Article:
On the second floor of the Charleston Museum, nestled between the Civil War and the Natural History galleries, hangs a charming series of 18 black and white photographs that are sure to give you a warm, fuzzy feeling. In the Company of Animals: Pets of Charleston features glimpses into the lives of Charlestonians and their relationships with their pets in the early 1900s.
If you thought filling your camera roll with pet pics was a modern phenomenon, these photos prove otherwise. Although photography was a much more complicated process at the time and required a darkroom, people were still determined to immortalize their favorite furballs on film. Even Charlotta Drayton, last member of the prominent Drayton family to live in Drayton Hall, can be seen cozying up to her pup in one of these photos.
The exhibition is the brainchild (or brainpet, perhaps?) of the museum’s archivist and collections manager, Jennifer McCormick. She came up with the idea while organizing the Museum’s extensive collection of historical photographs that have accumulated over the years.
“While I was going through them trying to get all of our images sorted, I started noticing how many images of pets we had,” says McCormick. “I thought, everybody loves their pets. Everyone can relate to these photos.” Most of the photos involve dogs, but there are some depicting cats, a goat, a pony, a parrot, and even a family portrait with a sheep.
There were many photos like these, but she managed to narrow them down to the 18 now hanging in the Lowcountry Image Gallery. After selecting which photos to include, she turned to the museum’s library and set to work identifying each photographer, subject, and animal breed for labeling.
“It was kind of a laborious process,” she says. “For example, there’s a dog called an American Staffordshire Terrier that looks a lot like a pitbull. Some are also saying that it might be an early Bull Terrier.”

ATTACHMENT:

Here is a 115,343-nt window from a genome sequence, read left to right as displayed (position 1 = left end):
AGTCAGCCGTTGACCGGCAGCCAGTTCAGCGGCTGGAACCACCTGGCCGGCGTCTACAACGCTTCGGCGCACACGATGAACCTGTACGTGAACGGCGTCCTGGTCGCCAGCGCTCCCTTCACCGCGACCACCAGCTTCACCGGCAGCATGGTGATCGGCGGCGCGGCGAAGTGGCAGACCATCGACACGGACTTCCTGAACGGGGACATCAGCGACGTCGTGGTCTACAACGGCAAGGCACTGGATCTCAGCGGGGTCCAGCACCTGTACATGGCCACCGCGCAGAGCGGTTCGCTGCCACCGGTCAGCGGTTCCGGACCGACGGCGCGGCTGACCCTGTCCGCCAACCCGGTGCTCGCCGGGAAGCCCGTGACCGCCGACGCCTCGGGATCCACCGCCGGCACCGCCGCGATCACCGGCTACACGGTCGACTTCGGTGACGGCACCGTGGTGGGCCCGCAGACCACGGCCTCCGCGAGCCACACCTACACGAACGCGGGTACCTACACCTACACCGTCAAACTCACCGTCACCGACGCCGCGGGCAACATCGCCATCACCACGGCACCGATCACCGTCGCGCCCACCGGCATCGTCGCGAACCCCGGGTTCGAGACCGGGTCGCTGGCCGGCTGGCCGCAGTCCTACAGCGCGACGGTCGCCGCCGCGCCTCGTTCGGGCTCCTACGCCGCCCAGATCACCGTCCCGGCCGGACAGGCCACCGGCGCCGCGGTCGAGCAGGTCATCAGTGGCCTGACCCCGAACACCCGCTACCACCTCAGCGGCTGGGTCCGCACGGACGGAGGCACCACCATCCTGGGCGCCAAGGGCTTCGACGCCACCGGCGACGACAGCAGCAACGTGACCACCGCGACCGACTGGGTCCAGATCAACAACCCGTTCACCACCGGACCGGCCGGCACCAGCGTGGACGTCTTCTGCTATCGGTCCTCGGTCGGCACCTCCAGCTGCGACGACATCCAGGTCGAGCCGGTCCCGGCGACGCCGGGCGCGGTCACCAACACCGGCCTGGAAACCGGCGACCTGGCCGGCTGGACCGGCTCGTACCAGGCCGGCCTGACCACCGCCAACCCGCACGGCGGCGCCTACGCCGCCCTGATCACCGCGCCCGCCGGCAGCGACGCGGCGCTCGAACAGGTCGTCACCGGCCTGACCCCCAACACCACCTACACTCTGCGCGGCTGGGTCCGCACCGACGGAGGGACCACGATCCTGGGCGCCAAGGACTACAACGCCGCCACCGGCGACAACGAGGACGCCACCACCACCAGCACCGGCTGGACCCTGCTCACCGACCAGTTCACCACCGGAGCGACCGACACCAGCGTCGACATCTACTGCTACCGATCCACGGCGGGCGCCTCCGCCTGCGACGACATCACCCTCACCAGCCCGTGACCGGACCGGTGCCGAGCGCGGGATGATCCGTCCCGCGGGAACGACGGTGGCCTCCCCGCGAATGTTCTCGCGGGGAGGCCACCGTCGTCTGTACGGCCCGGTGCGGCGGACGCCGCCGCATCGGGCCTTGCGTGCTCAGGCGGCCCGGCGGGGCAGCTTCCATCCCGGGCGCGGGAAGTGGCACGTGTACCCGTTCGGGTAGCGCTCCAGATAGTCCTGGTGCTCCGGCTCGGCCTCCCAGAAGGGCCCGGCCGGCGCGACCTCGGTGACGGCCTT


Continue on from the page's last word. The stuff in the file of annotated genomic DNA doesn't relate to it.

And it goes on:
The majority of the photos feature the work of three early photographers: Franklin Frost Sams, Morton B. Paine, and Chansonetta Stanley Emmons. Sams was a physician, but he was also a dedicated local photographer at the time. His family donated 577 of his prints to the museum in 1988. But Paine is especially well represented in this exhibition. He spent over 40 years capturing shots of the city’s daily movements, but as he grew older, he started taking more photos of his pets.
One of Paine’s photos shows Robert Achurch, another acclaimed photographer from early Charleston, giving his hunting dogs a soapy bath in the creek. “He and Paine were good friends, so they would photograph each other,” says McCormick. “Achurch really had a love for his animals. I think he had four or five dogs. I have one shot where he’s snuggling with five dogs in a single photo. In another, he’s playing with what looks like one of his little terrier mixes and making him howl.”
Emmons stands out as the only female represented. “It was kind of unusual at the time for a woman to be a photographer,” says McCormick. She’d been widowed by the age of 40, and photography became a way to make some extra cash. She traveled to many cities on photographic expeditions. She valued the authenticity of underrepresented communities and gave a great deal of her attention to capturing the common man in rural and domestic settings.
In Charleston, Emmons focused on plantation life. One photo in particular, titled “Nap Time Disturbed,” stands out from the rest. The photo shows a small boy and a puppy staring confusedly toward the camera having only just been woken up from a fireside snooze. It seems that Emmons, in attempting to capture a tender moment of boy and dog napping together, accidentally woke them up.
The image is somewhat blurred because of the abrupt movement and because Emmons didn’t have time to prop her heavy camera onto a tripod before the moment would pass. The bleary eyed curiosity of both boy and dog, complete with the dog’s head cocked to one side, makes the photo all the more endearing.
Pets of Charleston is an affirmation for animal lovers everywhere. For centuries, humans have shared a special companionship with the animals we bring into our homes. They’re more than entertaining housemates. They’re our best buddies, too. “It’s such a symbiotic relationship between an animal and a human. I think animals get as much pleasure from being pets as we get from them. This is really a feel-good exhibition,” says McCormick. [slideshow-1]
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